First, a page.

When Kiwis Fly

A Sports Tour of Great Britain
Aintree Racecourse

This is the home of the race that stops the nation. The Grand National is held in April and brings the jumps season to a close.

The Aintree track is in north Liverpool, and the locals love to host a party. There are over 70,000 people on the course and they are all cheering. The race is one of the highlights of the British sporting calendar. Tickets go on sale in August and many Grand Stand badges sell out almost immediately. 
The noise on course when the race starts is incredible. As well as the huge crowds on course, every year 500 to 600 million people tune in to watch the race on TV in over 140 countries.
The race is 4 miles, 4 furlongs (or just over 7.2 kms) and the horses jump 30 fences. It is one of racing’s greatest challenges – a unique test of horse and rider. Only once this millennium, have more than half the horses which started, managed to finish.
 The Chair and Becher’s Brook are the two most famous fences on the track. Becher’s Brook has been previously described by jockeys like “jumping off the edge of the world.”
It is the most popular race in the UK and for some armchair punters it is their only bet of the year.
The most unlucky story of Aintree belongs to Devon Loch in 1956. Less than 50 yards from the finish and five lengths ahead, the horse mysteriously did a half jump and belly-flopped down on to the ground, landing on its stomach. ESB took over and won in the most remarkable finish to a horse race. Devon Loch was owned by the Queen Mother and she famously said: “Oh, that’s racing.”
New Zealand horses have traditionally done well at Aintree. Moiffa won the Grand National in 1904. The horse was bred and raced in New Zealand before moving to the UK. A myth surrounds the horse that he swam for safety after a shipwreck and was found the next day.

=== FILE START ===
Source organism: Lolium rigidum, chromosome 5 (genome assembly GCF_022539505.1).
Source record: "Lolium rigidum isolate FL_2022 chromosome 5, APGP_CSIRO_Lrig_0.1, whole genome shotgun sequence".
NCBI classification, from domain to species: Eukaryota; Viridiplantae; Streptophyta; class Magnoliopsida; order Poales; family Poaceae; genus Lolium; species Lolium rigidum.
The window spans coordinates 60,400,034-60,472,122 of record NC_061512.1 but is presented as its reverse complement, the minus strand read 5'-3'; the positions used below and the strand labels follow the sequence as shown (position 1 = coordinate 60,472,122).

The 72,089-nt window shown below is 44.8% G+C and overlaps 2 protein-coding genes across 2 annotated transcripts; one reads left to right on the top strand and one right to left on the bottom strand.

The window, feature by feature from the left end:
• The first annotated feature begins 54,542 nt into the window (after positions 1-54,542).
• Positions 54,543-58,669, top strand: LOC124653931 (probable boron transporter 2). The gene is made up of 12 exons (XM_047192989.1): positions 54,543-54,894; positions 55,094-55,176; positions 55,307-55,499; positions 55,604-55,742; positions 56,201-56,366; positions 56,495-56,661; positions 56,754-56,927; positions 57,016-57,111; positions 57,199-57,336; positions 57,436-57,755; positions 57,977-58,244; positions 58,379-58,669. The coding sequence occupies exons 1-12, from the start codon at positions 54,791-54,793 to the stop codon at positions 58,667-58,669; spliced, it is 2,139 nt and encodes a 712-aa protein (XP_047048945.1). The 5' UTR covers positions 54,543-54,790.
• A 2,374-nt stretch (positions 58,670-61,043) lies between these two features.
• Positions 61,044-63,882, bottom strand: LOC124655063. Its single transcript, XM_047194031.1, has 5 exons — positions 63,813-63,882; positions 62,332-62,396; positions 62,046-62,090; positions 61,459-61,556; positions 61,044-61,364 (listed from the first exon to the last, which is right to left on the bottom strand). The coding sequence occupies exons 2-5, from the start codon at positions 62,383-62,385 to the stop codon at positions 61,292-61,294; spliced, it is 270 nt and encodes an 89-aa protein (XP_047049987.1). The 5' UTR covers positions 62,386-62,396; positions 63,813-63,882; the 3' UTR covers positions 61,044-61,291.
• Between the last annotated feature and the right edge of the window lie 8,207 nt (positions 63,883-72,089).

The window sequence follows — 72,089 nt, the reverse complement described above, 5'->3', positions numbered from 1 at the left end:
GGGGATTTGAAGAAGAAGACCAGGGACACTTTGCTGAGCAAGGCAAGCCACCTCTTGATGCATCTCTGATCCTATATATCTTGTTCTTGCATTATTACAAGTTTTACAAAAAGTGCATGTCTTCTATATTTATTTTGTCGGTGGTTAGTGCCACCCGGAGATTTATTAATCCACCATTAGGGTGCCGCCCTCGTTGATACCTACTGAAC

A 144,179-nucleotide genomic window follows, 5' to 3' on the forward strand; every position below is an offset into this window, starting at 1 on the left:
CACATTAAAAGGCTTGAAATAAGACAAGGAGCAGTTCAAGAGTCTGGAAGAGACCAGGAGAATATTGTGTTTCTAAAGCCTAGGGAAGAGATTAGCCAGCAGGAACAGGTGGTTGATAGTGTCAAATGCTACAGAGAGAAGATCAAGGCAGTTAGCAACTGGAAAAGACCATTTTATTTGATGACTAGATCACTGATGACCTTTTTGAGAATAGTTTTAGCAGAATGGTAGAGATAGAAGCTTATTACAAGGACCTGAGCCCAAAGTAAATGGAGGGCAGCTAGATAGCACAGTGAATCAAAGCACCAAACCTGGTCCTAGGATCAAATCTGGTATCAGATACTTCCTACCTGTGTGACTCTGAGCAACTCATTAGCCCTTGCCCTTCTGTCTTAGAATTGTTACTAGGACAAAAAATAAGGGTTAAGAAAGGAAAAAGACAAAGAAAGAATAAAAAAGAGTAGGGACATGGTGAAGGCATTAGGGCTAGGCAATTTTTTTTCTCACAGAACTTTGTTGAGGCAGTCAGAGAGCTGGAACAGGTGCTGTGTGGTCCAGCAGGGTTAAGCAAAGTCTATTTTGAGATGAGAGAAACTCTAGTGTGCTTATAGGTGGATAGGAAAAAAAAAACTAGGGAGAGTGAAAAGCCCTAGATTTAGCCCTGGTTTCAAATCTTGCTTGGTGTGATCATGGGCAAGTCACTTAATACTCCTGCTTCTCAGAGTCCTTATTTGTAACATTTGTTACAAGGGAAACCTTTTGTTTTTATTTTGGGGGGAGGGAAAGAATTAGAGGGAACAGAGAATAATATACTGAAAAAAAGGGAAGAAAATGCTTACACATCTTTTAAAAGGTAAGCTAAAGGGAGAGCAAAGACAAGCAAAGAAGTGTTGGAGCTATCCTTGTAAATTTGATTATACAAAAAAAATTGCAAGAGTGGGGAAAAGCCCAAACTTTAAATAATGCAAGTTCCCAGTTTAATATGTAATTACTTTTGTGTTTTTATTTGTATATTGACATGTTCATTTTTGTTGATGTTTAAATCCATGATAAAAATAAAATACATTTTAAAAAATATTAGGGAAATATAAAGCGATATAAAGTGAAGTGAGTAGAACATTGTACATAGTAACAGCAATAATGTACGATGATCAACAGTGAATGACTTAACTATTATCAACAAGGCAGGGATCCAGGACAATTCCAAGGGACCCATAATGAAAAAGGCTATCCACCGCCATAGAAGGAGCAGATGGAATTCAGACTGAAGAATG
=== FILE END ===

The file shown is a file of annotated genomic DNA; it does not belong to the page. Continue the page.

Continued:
The reality is that it was another New Zealand horse Kiora who swam for two miles after a shipwreck off Cape Hope and competed against Moifaa in 1904. The myth developed from this coincidence.
After his Grand National triumph, Moifaa was bought by King Edward VII, became the monarch’s favourite horse and led the King’s funeral procession in 1910.
In 1991, New Zealand bred horse Seagram won the race. Seagram was bred in Waikato by Jeanette Broome at Loch Haven Thoroughbred who also bred 1998 Melbourne Cup winner Jezabeel.
New Zealand’s Lord Gyleene won the Grand National in 1997. It is the only year that the race has been held on a Monday - because of an IRA bomb threat on the scheduled Saturday. The course was immediately evacuated and thousands of people were unable to return to their cars to fetch their belongings. With insufficient hotel accommodation in the immediate area, generous Liverpudlians opened their homes to the race-going public.

Grand National Day at Aintree is one of the great days on the British sporting calendar and a must-do for any sports fan.